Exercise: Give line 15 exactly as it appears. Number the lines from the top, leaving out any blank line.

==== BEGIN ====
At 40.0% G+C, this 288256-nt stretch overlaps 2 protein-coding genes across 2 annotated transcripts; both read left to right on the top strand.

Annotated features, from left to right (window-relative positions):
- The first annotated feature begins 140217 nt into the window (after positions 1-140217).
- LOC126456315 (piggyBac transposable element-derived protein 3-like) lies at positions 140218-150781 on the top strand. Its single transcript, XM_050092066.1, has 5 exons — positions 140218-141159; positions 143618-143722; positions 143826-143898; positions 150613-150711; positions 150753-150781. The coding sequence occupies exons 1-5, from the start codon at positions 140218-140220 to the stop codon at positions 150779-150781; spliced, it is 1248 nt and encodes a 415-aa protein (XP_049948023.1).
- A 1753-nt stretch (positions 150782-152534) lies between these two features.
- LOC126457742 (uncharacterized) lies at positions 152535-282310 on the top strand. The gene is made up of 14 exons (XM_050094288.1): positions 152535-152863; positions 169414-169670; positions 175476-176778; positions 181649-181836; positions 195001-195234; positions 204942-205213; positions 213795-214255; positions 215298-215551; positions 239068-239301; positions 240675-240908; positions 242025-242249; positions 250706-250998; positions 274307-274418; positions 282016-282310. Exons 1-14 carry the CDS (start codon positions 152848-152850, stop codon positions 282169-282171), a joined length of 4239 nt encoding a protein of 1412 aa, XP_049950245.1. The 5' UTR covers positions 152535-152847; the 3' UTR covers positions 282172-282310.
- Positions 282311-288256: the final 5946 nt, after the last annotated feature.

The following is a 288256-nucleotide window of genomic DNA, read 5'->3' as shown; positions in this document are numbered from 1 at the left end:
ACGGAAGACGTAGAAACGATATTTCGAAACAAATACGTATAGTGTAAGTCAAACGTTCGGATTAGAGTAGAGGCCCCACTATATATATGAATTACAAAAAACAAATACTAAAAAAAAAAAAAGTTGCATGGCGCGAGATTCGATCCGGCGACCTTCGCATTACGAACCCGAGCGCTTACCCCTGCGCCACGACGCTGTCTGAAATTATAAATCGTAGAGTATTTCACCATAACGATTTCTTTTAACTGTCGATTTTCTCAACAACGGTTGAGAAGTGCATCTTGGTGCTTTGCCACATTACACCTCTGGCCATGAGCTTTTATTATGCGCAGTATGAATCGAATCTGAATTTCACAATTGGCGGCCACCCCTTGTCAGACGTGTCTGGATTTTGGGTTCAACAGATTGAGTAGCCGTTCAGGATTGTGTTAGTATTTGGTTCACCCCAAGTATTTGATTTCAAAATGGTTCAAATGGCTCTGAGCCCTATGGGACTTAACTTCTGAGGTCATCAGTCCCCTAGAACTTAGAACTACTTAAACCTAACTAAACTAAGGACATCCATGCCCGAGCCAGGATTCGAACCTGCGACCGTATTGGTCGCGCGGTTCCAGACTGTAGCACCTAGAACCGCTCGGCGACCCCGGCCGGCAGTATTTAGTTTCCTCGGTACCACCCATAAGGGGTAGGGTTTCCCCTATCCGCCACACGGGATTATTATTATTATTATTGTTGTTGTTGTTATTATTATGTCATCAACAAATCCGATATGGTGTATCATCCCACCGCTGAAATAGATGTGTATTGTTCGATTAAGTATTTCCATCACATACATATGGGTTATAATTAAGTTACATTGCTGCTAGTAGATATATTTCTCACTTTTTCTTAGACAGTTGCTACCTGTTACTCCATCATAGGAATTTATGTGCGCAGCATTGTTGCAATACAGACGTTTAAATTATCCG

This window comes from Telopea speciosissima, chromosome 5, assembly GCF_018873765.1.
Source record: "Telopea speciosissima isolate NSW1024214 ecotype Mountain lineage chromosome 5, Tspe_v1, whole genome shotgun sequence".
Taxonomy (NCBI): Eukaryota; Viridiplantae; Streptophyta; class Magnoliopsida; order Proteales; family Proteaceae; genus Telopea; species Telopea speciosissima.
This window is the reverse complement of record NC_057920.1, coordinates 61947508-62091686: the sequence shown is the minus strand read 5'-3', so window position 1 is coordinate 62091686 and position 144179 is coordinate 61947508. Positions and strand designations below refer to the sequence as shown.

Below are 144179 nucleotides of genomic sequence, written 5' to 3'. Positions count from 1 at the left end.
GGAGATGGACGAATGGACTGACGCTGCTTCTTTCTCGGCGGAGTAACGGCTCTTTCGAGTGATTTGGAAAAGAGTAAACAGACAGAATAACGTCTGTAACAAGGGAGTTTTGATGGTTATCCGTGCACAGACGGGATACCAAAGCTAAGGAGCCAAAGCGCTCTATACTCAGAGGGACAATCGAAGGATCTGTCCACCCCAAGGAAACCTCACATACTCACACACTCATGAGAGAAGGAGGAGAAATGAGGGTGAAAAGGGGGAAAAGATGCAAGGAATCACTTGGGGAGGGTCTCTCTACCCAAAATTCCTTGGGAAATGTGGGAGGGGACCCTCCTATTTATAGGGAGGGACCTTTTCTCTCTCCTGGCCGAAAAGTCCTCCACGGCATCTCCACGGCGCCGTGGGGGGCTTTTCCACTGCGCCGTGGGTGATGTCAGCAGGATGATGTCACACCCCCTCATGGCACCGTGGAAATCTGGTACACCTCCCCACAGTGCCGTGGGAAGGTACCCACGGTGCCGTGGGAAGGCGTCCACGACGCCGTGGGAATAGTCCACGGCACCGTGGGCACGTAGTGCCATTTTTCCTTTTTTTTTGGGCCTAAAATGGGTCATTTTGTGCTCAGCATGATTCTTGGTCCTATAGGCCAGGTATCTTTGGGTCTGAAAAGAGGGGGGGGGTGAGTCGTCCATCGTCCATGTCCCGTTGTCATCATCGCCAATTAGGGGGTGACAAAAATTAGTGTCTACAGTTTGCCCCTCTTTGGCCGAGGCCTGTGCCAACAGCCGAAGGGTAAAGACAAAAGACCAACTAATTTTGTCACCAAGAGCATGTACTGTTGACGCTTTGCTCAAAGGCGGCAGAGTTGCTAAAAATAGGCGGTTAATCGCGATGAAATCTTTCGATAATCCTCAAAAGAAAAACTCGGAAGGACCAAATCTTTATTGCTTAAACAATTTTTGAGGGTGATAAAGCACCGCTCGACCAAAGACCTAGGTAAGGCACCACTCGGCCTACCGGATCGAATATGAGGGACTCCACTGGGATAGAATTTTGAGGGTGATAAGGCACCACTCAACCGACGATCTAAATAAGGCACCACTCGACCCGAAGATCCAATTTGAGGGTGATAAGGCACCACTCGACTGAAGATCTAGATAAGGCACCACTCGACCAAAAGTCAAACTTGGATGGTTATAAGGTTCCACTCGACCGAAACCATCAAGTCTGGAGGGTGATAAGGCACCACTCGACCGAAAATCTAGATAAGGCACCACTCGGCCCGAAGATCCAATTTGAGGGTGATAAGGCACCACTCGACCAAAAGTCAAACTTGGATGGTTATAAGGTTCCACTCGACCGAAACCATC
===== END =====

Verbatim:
GGAGATGGACGAATGGACTGACGCTGCTTCTTTCTCGGCGGAGTAACGGCTCTTTCGAGTGATTTGGAAAAGAGTAAACAGACAGAATAACGTCTGTAACAAGGGAGTTTTGATGGTTATCCGTGCACAGACGGGATACCAAAGCTAAGGAGCCAAAGCGCTCTATACTCAGAGGGACAATCGAAGGATCTGTCCACCCCAAGGAAACCTCACATACTCACACACTCATGAGAGAAGGAGGAGAAATGAGGGTGAAAAGGGGGAAAAGATGCAAGGAATCACTTGGGGAGGGTCTCTCTACCCAAAATTCCTTGGGAAATGTGGGAGGGGACCCTCCTATTTATAGGGAGGGACCTTTTCTCTCTCCTGGCCGAAAAGTCCTCCACGGCATCTCCACGGCGCCGTGGGGGGCTTTTCCACTGCGCCGTGGGTGATGTCAGCAGGATGATGTCACACCCCCTCATGGCACCGTGGAAATCTGGTACACCTCCCCACAGTGCCGTGGGAAGGTACCCACGGTGCCGTGGGAAGGCGTCCACGACGCCGTGGGAATAGTCCACGGCACCGTGGGCACGTAGTGCCATTTTTCCTTTTTTTTTGGGCCTAAAATGGGTCATTTTGTGCTCAGCATGATTCTTGGTCCTATAGGCCAGGTATCTTTGGGTCTGAAAAGAGGGGGGGGGTGAGTCGTCCATCGTCCATGTCCCGTTGTCATCATCGCCAATTAGGGGGTGACAAAAATTAGTGTCTACAGTTTGCCCCTCTTTGGCCGAGGCCTGTGCCAACAGCCGAAGGGTAAAGACAAAAGACCAACTAATTTTGTCACCAAGAGCATGTACTGTTGACGCTTTGCTCAAAGGCGGCAGAGTTGCTAAAAATAGGCGGTTAATCGCGATGAAATCTTTCGATAATCCTCAAAAGAAAAACTCGGAAGGACCAAATCTTTATTGCTTAAACAATTTTTGAGGGTGATAAAGCACCGCTCGACCAAAGACCTAGGTAAGGCACCACTCGGCCTACCGGATCGAATATGAGGGACTCCACTGGGATAGAATTTTGAGGGTGATAAGGCACCACTCAACCGACGATCTAAATAAGGCACCACTCGACCCGAAGATCCAATTTGAGGGTGATAAGGCACCACTCGACTGAAGATCTAGATAAGGCACCACTCGACCAAAAGTCAAACTTGGATGGTTATAAGGTTCCACTCGACCGAAACCATCAAGTCTGGAGGGTGATAAGGCACCACTCGACCGAAAATCTAGATAAGGCACCACTCGGCCCGAAGATCCAATTTGAGGGTGATAAGGCACCACTCGACCAAAAGTCAAACTTGGATGGTTATAAGGTTCCACTCGACCGAAACCATC